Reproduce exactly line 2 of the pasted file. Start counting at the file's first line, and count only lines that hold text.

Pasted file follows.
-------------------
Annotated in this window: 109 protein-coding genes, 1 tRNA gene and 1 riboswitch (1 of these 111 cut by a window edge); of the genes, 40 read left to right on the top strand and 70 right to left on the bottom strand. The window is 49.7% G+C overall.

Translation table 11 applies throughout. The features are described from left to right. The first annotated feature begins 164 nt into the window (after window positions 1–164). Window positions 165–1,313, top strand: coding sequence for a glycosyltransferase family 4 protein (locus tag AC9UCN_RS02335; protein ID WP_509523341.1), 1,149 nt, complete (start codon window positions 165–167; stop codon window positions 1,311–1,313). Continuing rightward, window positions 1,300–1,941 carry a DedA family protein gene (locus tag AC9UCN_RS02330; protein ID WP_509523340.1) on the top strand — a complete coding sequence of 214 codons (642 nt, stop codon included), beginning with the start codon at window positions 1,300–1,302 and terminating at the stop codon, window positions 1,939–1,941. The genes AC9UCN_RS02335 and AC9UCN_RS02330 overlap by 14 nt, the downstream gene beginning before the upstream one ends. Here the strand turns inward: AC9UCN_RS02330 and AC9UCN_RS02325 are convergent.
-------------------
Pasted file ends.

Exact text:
Translation table 11 applies throughout. The features are described from left to right. The first annotated feature begins 164 nt into the window (after window positions 1–164). Window positions 165–1,313, top strand: coding sequence for a glycosyltransferase family 4 protein (locus tag AC9UCN_RS02335; protein ID WP_509523341.1), 1,149 nt, complete (start codon window positions 165–167; stop codon window positions 1,311–1,313). Continuing rightward, window positions 1,300–1,941 carry a DedA family protein gene (locus tag AC9UCN_RS02330; protein ID WP_509523340.1) on the top strand — a complete coding sequence of 214 codons (642 nt, stop codon included), beginning with the start codon at window positions 1,300–1,302 and terminating at the stop codon, window positions 1,939–1,941. The genes AC9UCN_RS02335 and AC9UCN_RS02330 overlap by 14 nt, the downstream gene beginning before the upstream one ends. Here the strand turns inward: AC9UCN_RS02330 and AC9UCN_RS02325 are convergent.